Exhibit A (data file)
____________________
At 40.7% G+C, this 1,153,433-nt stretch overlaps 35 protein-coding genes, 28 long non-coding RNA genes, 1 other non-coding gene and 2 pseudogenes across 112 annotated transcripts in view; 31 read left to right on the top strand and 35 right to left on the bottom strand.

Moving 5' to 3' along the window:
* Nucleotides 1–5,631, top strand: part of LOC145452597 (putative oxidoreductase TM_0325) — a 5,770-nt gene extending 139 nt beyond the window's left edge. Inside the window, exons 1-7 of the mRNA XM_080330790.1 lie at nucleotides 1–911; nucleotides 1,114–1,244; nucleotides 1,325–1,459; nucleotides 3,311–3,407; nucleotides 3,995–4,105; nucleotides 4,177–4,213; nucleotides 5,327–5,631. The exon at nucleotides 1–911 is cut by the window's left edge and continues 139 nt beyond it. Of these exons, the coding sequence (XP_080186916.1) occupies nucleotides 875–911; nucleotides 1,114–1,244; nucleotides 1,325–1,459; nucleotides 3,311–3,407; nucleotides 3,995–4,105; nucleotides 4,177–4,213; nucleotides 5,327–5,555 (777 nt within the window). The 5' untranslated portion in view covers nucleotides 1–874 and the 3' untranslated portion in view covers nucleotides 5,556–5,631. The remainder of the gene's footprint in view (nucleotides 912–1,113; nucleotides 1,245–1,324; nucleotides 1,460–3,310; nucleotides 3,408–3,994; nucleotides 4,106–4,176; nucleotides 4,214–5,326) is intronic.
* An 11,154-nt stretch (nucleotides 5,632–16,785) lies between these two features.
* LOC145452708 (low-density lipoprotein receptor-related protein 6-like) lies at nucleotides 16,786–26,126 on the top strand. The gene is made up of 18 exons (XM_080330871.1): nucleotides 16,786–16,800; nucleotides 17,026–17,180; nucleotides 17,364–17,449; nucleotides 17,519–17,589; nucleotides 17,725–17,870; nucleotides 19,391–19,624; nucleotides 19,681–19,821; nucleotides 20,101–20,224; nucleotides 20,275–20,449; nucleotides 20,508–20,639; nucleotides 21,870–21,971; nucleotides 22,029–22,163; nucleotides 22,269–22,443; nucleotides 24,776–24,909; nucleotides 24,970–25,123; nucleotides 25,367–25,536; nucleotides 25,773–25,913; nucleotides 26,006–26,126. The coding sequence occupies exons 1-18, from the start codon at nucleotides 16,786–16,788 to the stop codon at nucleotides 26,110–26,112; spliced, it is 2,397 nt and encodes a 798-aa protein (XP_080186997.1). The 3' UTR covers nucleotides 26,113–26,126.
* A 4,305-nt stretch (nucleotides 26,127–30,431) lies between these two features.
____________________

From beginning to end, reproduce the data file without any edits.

At 40.7% G+C, this 1,153,433-nt stretch overlaps 35 protein-coding genes, 28 long non-coding RNA genes, 1 other non-coding gene and 2 pseudogenes across 112 annotated transcripts in view; 31 read left to right on the top strand and 35 right to left on the bottom strand.

Moving 5' to 3' along the window:
* Nucleotides 1–5,631, top strand: part of LOC145452597 (putative oxidoreductase TM_0325) — a 5,770-nt gene extending 139 nt beyond the window's left edge. Inside the window, exons 1-7 of the mRNA XM_080330790.1 lie at nucleotides 1–911; nucleotides 1,114–1,244; nucleotides 1,325–1,459; nucleotides 3,311–3,407; nucleotides 3,995–4,105; nucleotides 4,177–4,213; nucleotides 5,327–5,631. The exon at nucleotides 1–911 is cut by the window's left edge and continues 139 nt beyond it. Of these exons, the coding sequence (XP_080186916.1) occupies nucleotides 875–911; nucleotides 1,114–1,244; nucleotides 1,325–1,459; nucleotides 3,311–3,407; nucleotides 3,995–4,105; nucleotides 4,177–4,213; nucleotides 5,327–5,555 (777 nt within the window). The 5' untranslated portion in view covers nucleotides 1–874 and the 3' untranslated portion in view covers nucleotides 5,556–5,631. The remainder of the gene's footprint in view (nucleotides 912–1,113; nucleotides 1,245–1,324; nucleotides 1,460–3,310; nucleotides 3,408–3,994; nucleotides 4,106–4,176; nucleotides 4,214–5,326) is intronic.
* An 11,154-nt stretch (nucleotides 5,632–16,785) lies between these two features.
* LOC145452708 (low-density lipoprotein receptor-related protein 6-like) lies at nucleotides 16,786–26,126 on the top strand. The gene is made up of 18 exons (XM_080330871.1): nucleotides 16,786–16,800; nucleotides 17,026–17,180; nucleotides 17,364–17,449; nucleotides 17,519–17,589; nucleotides 17,725–17,870; nucleotides 19,391–19,624; nucleotides 19,681–19,821; nucleotides 20,101–20,224; nucleotides 20,275–20,449; nucleotides 20,508–20,639; nucleotides 21,870–21,971; nucleotides 22,029–22,163; nucleotides 22,269–22,443; nucleotides 24,776–24,909; nucleotides 24,970–25,123; nucleotides 25,367–25,536; nucleotides 25,773–25,913; nucleotides 26,006–26,126. The coding sequence occupies exons 1-18, from the start codon at nucleotides 16,786–16,788 to the stop codon at nucleotides 26,110–26,112; spliced, it is 2,397 nt and encodes a 798-aa protein (XP_080186997.1). The 3' UTR covers nucleotides 26,113–26,126.
* A 4,305-nt stretch (nucleotides 26,127–30,431) lies between these two features.